Nine human skeletons have been found by archaeologists excavating land to be used for a water pipeline in Suffolk.
Eight of them, found together near Barnham, are believed to date back to about AD300. Two of the bodies had been buried with a brooch and a knife.
The other skeleton was discovered at Rougham.
Anglian Water, which is installing a new pipeline to serve Bury St Edmunds, said items from the dig would be “kept in a secure museum archive”.
The dig took five months and also unearthed evidence of Anglo Saxon “grub huts” from the 6th Century, near Barnham. Read more.
Meet Lucy, a 3.2 million-year-old ancestor of ours. Though she looks like an ape, her knees were close together, just like a human’s! That positioned her feet directly under her body and made walking easier.
See the final installment of Your Inner Fish tomorrow night (4/23) on PBS at 10/9c.
Dedicated supporters staged a 15 hour sit-in until the early this morning, when the measure passed the Alaska Senate on an 18-2 vote.
“Our language is everything. It’s the air we breathe. It’s the blood that flows through our veins,” said Lance Twitchell, a professor of Native Languages at the University of Alaska Southeast
HB 216 would add the state’s indigenous languages to a statute created by a 1998 voter initiative, which made English the official language of Alaska. While the bill is largely symbolic, Twitchell said it’s important to recognize all languages as equal.
“That’s all we want is equal value,” he said. “And there’s nothing wrong with standing up and saying that. It takes a lot of courage to do that. And it takes a lot of something else to try and go against that.”
Many elders who attended the sit-in recalled being punished as children for speaking their first languages. Irene Cadiente of Juneau said her teachers would hit her with a ruler when they caught her speaking Tlingit.
When Samuel Smith, major general of the Maryland militia, needed a headquarters to plot Baltimore’s defense from British invaders in the summer of 1814, archaeologists believe he called on the owner of a shop that gives Butcher’s Hill its name.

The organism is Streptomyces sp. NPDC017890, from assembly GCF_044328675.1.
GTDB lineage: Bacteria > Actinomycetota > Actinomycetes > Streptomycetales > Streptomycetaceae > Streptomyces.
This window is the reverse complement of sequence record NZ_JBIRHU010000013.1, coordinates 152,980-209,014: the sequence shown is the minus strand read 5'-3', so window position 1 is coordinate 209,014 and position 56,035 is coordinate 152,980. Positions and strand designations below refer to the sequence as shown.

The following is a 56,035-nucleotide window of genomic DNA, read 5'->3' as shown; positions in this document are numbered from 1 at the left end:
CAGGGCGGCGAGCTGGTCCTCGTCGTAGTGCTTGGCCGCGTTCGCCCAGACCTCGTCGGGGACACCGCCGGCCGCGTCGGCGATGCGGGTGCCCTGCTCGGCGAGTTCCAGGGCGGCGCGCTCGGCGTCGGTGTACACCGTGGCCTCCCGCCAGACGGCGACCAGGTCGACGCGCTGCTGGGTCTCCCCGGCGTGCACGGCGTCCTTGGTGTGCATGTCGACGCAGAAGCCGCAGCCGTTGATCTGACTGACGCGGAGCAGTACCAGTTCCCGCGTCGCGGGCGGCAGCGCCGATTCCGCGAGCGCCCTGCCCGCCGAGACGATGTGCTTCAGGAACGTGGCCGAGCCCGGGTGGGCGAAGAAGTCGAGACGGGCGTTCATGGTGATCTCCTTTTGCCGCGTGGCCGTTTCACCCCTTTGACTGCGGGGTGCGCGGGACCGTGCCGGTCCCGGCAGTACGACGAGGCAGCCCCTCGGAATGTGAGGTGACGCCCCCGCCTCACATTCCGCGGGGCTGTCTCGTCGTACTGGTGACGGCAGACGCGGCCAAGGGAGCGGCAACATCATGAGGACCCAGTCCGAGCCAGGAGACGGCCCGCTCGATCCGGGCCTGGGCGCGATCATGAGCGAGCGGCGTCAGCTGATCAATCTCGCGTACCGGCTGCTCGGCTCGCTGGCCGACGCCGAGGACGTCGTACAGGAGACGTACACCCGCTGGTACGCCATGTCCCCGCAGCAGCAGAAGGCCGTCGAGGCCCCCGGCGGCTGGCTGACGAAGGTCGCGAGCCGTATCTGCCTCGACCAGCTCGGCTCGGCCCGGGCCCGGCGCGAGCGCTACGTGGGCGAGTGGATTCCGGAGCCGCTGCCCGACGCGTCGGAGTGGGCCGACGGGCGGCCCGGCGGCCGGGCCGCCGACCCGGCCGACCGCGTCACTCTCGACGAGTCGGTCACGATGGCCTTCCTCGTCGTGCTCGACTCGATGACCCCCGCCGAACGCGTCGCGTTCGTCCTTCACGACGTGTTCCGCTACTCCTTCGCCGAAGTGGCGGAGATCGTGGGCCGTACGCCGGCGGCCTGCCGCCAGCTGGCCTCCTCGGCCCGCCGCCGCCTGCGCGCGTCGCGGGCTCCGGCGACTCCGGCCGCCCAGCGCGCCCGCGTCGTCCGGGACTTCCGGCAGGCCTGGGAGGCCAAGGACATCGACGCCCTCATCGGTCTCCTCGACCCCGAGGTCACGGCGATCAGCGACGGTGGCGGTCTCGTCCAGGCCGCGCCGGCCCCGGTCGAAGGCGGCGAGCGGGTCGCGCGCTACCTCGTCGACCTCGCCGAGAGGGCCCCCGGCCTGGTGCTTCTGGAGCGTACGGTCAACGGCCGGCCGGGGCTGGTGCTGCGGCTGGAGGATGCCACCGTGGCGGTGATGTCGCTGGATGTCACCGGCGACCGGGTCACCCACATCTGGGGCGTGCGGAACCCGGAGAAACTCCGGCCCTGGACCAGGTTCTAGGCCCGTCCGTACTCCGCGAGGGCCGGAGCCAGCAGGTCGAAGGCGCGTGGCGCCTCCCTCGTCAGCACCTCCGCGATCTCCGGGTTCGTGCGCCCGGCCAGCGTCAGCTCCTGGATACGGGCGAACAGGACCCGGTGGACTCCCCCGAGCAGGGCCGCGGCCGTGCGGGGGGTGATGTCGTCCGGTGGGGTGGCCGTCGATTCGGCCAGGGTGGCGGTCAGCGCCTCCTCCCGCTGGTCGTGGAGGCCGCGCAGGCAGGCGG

Jacob Laudenslager leased much of what is Patterson Park today from landowner William Patterson, including a butcher’s shop steps from where the park’s iconic pagoda sits today.
Archaeologists have uncovered a wall of that structure as they embark on a dig for a better understanding of what happened when thousands of militiamen camped along the hills of southeast Baltimore during the War of 1812. Read more.
Osteology - the bones of the spine, pelvis, hands and feet as well as clavicle, rib and hyoid.
Illustration from “Anatomie normale du corps humain: atlas iconographique de XVI planches” (1841)
JUST FINISHED THE FIRST DRAFT OF MY THESIS!
Sitting at my desk like:
Aaaaaand….now to start on edits….. *major sigh*
Zapotec Mortuary Urn, Classic Period (ca. 600-900 AD)
On display at the Palm Springs Art Museum.
Mukka (i. v.) wander in canoe in search of blubber (whale fat).
Yámana or Yagán people lived in the islands and channels of Tierra del Fuego, in southern Argentina and Chile.
From: Bridges, Lucas. 1952. El último confín de la tierra. Buenos Aires: Emecé Editores.